Technology makes life easier for the elderly

PUBLISHED : Monday, 09 April, 2012, 12:00am
UPDATED : Monday, 09 April, 2012, 12:00am


Hi-tech gadgetry is often associated with the younger generation - but a smart monitoring system that the Housing Society is testing may help the health of people at the other end of the age spectrum.

The smart home system, developed by Polytechnic University scientists and a research institute, was designed to make life safer and more convenient for older people, whose mobility was impaired, the society's elderly services manager Kenneth Au Yeung Ka-yu said.

The system includes motion sensors located in areas such as bathrooms, so if an elderly resident does not move for a time a signal will be sent to family members or monitoring centres.

'It will not invade their privacy as it will not show their faces, just monitor movement,' Au Yeung said.

People will be able to test their pulses by placing their finger on the armrest of a chair or on a television remote control, in which a monitor has been installed, then check the results on a tablet computer.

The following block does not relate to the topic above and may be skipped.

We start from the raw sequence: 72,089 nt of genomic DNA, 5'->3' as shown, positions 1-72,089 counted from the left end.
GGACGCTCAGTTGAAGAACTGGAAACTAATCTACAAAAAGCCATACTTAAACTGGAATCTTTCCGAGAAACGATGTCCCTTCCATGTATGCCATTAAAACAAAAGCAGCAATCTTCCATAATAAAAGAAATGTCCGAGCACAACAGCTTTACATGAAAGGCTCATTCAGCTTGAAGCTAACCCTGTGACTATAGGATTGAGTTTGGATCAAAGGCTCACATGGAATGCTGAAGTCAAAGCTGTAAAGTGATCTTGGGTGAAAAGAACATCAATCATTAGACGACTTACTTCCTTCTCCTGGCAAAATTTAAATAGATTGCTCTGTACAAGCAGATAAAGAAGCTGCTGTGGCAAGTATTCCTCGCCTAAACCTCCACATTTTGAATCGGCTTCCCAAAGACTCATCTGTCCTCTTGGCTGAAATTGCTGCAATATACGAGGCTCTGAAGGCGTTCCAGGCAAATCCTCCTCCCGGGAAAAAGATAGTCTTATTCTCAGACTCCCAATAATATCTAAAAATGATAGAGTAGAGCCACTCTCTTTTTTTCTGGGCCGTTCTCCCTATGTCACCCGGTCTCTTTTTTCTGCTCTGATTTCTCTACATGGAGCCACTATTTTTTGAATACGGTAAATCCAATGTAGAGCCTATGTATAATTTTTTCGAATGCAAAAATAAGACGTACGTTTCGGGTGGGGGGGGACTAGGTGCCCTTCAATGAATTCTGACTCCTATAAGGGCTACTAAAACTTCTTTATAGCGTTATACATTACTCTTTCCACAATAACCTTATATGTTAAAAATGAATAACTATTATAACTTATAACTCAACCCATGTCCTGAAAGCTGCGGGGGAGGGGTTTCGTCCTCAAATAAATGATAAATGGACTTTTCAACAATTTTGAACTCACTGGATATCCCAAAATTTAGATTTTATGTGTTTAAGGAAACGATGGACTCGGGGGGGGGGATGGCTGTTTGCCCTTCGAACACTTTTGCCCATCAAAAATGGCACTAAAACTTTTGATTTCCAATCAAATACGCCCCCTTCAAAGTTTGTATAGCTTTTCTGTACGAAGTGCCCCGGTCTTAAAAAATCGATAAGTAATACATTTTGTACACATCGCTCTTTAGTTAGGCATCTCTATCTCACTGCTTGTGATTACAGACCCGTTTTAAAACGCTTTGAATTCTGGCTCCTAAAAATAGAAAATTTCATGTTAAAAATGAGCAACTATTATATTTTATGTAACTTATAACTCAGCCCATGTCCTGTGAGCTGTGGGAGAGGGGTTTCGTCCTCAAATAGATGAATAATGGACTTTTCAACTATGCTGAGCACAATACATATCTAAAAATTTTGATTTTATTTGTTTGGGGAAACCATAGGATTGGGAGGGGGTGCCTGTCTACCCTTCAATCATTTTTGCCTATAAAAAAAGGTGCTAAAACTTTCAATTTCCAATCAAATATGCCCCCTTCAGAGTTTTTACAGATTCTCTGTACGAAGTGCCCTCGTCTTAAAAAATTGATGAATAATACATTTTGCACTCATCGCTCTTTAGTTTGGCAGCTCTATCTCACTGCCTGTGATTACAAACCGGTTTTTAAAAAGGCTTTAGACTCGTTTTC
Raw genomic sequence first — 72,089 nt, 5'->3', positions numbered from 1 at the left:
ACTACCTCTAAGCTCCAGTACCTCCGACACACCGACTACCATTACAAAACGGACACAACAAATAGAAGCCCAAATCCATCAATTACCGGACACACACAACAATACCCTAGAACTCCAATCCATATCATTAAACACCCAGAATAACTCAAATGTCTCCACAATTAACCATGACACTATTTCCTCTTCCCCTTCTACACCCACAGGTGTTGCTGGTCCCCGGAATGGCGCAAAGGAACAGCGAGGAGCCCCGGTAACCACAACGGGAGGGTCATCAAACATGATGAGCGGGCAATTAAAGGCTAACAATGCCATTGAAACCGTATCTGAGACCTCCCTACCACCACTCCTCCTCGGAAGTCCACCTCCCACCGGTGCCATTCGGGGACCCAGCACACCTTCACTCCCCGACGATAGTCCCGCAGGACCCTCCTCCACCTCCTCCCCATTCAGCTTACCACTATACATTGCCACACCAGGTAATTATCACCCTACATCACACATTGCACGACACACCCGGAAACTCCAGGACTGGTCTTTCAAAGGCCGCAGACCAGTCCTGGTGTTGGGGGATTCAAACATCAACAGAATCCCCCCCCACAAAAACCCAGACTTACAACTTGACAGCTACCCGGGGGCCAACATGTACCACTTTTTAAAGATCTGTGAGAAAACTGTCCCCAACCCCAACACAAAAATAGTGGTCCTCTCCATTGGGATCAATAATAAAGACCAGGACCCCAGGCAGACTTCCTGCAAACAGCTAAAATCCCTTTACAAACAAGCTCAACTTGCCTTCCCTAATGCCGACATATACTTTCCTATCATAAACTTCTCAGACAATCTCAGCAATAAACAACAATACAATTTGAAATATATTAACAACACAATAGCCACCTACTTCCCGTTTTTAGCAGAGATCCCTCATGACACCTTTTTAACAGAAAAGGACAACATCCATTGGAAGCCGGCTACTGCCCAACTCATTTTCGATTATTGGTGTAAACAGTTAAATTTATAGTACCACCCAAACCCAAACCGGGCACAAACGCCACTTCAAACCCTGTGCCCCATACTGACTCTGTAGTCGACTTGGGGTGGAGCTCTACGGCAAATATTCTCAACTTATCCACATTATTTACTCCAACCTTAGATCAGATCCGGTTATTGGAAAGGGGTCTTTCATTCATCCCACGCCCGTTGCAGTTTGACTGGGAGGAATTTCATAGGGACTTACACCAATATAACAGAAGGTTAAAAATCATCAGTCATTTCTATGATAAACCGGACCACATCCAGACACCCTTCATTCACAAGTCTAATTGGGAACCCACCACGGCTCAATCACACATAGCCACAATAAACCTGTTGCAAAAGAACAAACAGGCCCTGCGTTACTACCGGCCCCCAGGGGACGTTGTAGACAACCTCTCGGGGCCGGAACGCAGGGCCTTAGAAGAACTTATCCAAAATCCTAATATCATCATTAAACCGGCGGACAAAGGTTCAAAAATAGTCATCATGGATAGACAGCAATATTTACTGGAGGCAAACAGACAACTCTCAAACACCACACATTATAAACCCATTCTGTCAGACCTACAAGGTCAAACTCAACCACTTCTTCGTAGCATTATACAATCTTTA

A wireless control system will allow residents to control light switches, curtains and even open doors at the click of a mouse or by using the tablet computer.

'Elderly people may not be used to using these new technologies, so we're trying to see whether they're convenient for them,' Au Yeung said.

The society's elderly services general manager Dr Cheung Moon-wah said it would consider the responses from people who tried the system before deciding whether to use it in housing projects for elderly people at North Point and Tin Shui Wai in 2014 and after 2016, respectively.

The system has been on public display at the society's Elderly Resources Centre in Yau Ma Tei since last month. The society also plans to install the system in several vacant flats for rent in Cheerful Court in Ngau Tau Kok.

The centre, which reopened after renovation last month, also displays other helpful household items for elderly people, including an armchair which rises, a handle installed into sofas to help older people get up, a kitchen cupboard that can be lowered for wheelchair users, and wheelchair-friendly designs in bathrooms.

Cheung said the centre did not offer the products for sale, but provided information on where they could be bought.


The proportion of the population aged 65 as at mid-2008. It is estimated that by 2016 the percentage will increase to 14%